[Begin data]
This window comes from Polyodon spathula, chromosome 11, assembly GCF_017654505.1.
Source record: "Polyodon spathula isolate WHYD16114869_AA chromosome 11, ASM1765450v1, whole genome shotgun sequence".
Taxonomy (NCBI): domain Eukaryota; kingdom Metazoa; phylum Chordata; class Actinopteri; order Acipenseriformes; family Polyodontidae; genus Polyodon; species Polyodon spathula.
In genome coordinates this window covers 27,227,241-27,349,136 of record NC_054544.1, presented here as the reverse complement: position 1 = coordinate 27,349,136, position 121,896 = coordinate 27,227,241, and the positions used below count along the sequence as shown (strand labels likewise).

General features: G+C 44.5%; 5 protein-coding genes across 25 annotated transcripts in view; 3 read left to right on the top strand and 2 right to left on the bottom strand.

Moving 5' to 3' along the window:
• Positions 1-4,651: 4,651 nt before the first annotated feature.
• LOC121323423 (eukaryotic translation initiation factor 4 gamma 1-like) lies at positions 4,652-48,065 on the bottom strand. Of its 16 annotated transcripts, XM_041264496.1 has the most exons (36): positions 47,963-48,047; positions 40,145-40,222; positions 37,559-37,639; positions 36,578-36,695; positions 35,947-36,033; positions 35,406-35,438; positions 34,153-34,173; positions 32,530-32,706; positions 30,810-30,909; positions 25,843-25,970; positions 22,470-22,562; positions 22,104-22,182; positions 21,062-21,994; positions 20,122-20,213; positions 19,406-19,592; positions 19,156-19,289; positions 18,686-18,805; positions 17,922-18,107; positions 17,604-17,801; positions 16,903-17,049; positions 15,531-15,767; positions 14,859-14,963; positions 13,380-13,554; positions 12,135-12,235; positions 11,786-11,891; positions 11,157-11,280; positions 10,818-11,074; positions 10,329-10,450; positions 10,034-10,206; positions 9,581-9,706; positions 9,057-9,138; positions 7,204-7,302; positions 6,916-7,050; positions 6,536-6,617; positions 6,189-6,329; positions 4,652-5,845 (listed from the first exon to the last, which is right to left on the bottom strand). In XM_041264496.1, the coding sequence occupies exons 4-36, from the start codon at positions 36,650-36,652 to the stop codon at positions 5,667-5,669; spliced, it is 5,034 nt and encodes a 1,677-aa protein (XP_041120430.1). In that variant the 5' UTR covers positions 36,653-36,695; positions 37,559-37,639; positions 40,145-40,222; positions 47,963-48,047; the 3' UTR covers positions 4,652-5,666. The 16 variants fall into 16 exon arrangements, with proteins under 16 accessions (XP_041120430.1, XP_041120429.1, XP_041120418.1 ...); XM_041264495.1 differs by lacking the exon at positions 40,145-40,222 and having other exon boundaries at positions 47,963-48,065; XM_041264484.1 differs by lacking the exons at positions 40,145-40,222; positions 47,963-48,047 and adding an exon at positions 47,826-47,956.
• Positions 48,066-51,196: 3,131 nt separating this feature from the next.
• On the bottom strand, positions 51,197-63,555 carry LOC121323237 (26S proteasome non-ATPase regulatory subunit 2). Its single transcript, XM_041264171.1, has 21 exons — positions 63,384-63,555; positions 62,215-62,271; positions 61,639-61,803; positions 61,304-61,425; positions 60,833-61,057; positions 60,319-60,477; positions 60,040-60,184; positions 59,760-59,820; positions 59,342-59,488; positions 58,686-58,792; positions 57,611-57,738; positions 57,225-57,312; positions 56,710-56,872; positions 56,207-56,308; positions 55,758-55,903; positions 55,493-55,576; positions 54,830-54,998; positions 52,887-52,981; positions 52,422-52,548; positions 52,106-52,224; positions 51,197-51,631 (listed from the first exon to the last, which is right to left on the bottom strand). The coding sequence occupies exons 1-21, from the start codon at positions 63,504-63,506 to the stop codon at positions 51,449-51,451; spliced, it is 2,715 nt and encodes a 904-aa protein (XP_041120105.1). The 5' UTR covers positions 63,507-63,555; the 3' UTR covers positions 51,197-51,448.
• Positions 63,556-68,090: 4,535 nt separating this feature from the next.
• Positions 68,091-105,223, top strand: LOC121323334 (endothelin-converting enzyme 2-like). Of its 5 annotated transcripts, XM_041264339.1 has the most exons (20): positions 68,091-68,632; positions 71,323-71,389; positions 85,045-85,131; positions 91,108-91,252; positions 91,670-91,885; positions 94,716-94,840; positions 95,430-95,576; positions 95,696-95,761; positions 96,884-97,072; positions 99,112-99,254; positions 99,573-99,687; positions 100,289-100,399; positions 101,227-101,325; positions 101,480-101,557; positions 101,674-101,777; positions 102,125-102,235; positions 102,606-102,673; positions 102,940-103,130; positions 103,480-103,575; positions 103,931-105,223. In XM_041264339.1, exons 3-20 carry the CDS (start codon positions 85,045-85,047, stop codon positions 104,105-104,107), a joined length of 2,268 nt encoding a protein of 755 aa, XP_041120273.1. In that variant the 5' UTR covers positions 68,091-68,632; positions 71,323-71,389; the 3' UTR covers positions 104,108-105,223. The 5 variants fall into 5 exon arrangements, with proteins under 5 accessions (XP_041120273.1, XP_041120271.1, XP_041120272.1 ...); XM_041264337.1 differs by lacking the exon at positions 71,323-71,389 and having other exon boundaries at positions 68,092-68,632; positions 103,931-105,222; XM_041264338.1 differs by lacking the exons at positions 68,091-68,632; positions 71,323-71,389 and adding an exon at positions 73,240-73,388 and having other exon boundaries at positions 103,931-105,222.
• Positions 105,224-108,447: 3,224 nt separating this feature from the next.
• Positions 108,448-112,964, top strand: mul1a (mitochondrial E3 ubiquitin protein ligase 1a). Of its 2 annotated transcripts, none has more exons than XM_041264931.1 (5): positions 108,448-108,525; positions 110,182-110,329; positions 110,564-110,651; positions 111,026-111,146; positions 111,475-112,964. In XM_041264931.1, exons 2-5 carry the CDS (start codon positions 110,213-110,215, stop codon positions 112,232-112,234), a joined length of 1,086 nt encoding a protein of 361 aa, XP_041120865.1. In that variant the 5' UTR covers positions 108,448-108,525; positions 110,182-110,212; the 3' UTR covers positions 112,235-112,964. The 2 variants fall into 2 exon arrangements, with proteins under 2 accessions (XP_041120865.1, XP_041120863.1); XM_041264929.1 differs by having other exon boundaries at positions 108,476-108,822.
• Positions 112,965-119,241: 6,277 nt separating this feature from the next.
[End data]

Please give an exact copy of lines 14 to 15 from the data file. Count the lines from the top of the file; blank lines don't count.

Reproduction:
• Positions 108,448-112,964, top strand: mul1a (mitochondrial E3 ubiquitin protein ligase 1a). Of its 2 annotated transcripts, none has more exons than XM_041264931.1 (5): positions 108,448-108,525; positions 110,182-110,329; positions 110,564-110,651; positions 111,026-111,146; positions 111,475-112,964. In XM_041264931.1, exons 2-5 carry the CDS (start codon positions 110,213-110,215, stop codon positions 112,232-112,234), a joined length of 1,086 nt encoding a protein of 361 aa, XP_041120865.1. In that variant the 5' UTR covers positions 108,448-108,525; positions 110,182-110,212; the 3' UTR covers positions 112,235-112,964. The 2 variants fall into 2 exon arrangements, with proteins under 2 accessions (XP_041120865.1, XP_041120863.1); XM_041264929.1 differs by having other exon boundaries at positions 108,476-108,822.
• Positions 112,965-119,241: 6,277 nt separating this feature from the next.